SwineHealth News for July 2, 2020
The Director and CEO of VIDO-InterVac says the use of a virus that's harmless to pigs as a mechanism to deliver the proteins that will trigger an immune response to African Swine Fever is the safest available approach to the development of vaccines to protect the Canadian swine herd from the infection.
While researchers around the world are using various techniques to develop vaccines to protect pigs from African Swine Fever, the approach being used by VIDO-InterVac involves inserting specific proteins from African Swine Fever into another harmless virus for delivery as a vaccine.
VIDO-InterVac Director and CEO Dr. Volker Gerdts says there is good indication that adenoviral vectors are potent and may work to prevent African Swine Fever.
Clip-Dr. Volker Gerdts-Vaccine and Infectious Disease Organization:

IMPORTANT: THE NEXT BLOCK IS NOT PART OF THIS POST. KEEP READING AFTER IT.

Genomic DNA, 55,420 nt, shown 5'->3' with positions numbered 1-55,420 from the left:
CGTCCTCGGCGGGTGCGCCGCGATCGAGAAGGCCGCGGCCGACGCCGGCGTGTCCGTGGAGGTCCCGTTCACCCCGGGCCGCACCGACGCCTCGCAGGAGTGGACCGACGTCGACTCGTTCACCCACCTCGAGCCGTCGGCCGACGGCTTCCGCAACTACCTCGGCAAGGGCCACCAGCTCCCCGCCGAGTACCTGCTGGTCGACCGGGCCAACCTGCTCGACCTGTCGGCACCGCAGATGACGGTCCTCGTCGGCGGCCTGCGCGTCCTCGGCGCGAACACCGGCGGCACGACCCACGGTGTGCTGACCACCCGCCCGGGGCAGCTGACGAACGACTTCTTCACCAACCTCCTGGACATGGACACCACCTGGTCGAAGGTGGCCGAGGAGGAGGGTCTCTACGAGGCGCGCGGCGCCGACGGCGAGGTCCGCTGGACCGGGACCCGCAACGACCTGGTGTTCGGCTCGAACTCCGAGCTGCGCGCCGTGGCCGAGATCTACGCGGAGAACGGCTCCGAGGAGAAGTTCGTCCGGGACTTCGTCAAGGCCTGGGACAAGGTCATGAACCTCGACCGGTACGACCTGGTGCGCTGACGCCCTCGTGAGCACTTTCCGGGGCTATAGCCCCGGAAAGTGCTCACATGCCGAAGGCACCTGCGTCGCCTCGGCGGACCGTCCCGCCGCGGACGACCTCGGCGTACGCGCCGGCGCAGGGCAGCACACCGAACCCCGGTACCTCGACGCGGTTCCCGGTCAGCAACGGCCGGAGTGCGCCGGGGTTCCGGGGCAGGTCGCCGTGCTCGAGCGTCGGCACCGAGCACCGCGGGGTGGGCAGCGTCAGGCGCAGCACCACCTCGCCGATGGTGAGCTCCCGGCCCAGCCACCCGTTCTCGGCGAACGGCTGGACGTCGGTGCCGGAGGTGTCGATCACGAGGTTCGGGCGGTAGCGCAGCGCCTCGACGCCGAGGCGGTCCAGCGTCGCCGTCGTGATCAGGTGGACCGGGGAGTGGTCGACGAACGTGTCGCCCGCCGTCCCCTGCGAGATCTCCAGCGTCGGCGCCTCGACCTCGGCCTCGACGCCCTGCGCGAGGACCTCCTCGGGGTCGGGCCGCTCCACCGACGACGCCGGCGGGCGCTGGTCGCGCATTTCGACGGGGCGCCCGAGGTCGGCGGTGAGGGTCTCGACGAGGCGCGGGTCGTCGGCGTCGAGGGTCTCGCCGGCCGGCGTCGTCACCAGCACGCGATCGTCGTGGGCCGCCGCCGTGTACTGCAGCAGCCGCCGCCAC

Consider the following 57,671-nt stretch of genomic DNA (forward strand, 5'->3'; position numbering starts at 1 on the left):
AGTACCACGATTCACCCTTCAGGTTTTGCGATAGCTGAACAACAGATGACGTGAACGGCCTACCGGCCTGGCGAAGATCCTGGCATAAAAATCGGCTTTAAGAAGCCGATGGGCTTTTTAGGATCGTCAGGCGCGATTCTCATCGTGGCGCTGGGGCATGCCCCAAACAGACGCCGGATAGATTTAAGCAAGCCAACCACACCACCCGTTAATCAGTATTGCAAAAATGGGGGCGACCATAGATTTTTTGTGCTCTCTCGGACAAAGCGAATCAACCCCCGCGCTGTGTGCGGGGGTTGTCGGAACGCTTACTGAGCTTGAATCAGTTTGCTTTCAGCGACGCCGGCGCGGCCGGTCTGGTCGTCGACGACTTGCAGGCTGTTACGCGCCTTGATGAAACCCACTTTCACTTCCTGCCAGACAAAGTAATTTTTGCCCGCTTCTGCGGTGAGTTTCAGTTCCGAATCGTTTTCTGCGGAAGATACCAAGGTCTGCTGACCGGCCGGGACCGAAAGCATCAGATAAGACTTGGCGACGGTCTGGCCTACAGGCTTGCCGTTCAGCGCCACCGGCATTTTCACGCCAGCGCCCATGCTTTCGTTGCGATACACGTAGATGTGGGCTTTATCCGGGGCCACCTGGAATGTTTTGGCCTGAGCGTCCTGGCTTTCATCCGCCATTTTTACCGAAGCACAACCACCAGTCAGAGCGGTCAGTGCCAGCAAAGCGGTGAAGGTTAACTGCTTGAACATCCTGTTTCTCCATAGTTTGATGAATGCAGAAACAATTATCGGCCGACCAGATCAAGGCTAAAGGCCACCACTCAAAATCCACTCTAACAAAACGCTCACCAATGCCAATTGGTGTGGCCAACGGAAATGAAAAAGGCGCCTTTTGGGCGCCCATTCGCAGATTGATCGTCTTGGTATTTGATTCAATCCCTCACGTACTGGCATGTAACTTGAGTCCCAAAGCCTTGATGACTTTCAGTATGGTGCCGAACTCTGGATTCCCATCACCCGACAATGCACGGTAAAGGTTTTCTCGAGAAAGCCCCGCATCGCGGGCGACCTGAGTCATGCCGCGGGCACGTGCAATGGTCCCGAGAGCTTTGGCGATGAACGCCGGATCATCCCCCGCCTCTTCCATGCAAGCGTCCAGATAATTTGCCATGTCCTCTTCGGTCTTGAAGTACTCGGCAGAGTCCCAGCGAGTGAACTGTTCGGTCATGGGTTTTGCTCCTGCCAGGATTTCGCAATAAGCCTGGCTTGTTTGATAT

Using an adenovirus as a vector offers the advantage that you don't have to actually use the virus, the African Swine Fever virus.
Everything we do is working the adenoviral vector and so we're not really including, at any step, the African Swine Fever virus in this process.
That is very important from a biosecurity point of view to ensure that our Canadian swine herd is safe and that we're not by accident introducing the virus into the herd.
The opposite is true for these live attenuated vaccines, these gene deletion mutants that are being tested right now.
They are essentially an attenuated form of the virus, still a live African Swine Fever that is just not as disease causing as the wild type would be but there is always the chance or the risk that they may revert back.
We, as a country, really don't want to have these gene deletion mutants here in Canada.
We never want to have virus in our country, in our herd so using the adenoviral vector as a vaccine platform has many many advantages over other technologies.
Dr. Gerdts says this approach allows you to stimulate an immune response but you won't have any clinical disease or other complications.
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